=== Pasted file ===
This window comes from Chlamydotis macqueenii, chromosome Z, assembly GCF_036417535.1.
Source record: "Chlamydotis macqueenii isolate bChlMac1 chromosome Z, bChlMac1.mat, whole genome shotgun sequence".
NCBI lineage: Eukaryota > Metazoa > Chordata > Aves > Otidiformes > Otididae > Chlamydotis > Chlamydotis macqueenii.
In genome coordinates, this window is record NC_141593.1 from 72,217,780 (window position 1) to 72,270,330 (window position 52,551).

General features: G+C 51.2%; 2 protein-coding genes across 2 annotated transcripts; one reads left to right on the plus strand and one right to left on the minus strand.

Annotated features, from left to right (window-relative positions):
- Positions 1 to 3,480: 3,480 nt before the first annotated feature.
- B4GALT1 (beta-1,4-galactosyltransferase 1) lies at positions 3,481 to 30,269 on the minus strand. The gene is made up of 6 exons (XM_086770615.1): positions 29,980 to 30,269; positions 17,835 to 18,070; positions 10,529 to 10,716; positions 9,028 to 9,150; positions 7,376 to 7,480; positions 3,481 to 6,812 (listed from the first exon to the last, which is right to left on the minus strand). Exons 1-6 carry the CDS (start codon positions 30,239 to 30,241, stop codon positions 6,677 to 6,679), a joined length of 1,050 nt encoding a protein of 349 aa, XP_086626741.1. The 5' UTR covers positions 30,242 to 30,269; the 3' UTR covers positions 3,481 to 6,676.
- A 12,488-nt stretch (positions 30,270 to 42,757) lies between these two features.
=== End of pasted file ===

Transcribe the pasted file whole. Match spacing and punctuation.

This window comes from Chlamydotis macqueenii, chromosome Z, assembly GCF_036417535.1.
Source record: "Chlamydotis macqueenii isolate bChlMac1 chromosome Z, bChlMac1.mat, whole genome shotgun sequence".
NCBI lineage: Eukaryota > Metazoa > Chordata > Aves > Otidiformes > Otididae > Chlamydotis > Chlamydotis macqueenii.
In genome coordinates, this window is record NC_141593.1 from 72,217,780 (window position 1) to 72,270,330 (window position 52,551).

General features: G+C 51.2%; 2 protein-coding genes across 2 annotated transcripts; one reads left to right on the plus strand and one right to left on the minus strand.

Annotated features, from left to right (window-relative positions):
- Positions 1 to 3,480: 3,480 nt before the first annotated feature.
- B4GALT1 (beta-1,4-galactosyltransferase 1) lies at positions 3,481 to 30,269 on the minus strand. The gene is made up of 6 exons (XM_086770615.1): positions 29,980 to 30,269; positions 17,835 to 18,070; positions 10,529 to 10,716; positions 9,028 to 9,150; positions 7,376 to 7,480; positions 3,481 to 6,812 (listed from the first exon to the last, which is right to left on the minus strand). Exons 1-6 carry the CDS (start codon positions 30,239 to 30,241, stop codon positions 6,677 to 6,679), a joined length of 1,050 nt encoding a protein of 349 aa, XP_086626741.1. The 5' UTR covers positions 30,242 to 30,269; the 3' UTR covers positions 3,481 to 6,676.
- A 12,488-nt stretch (positions 30,270 to 42,757) lies between these two features.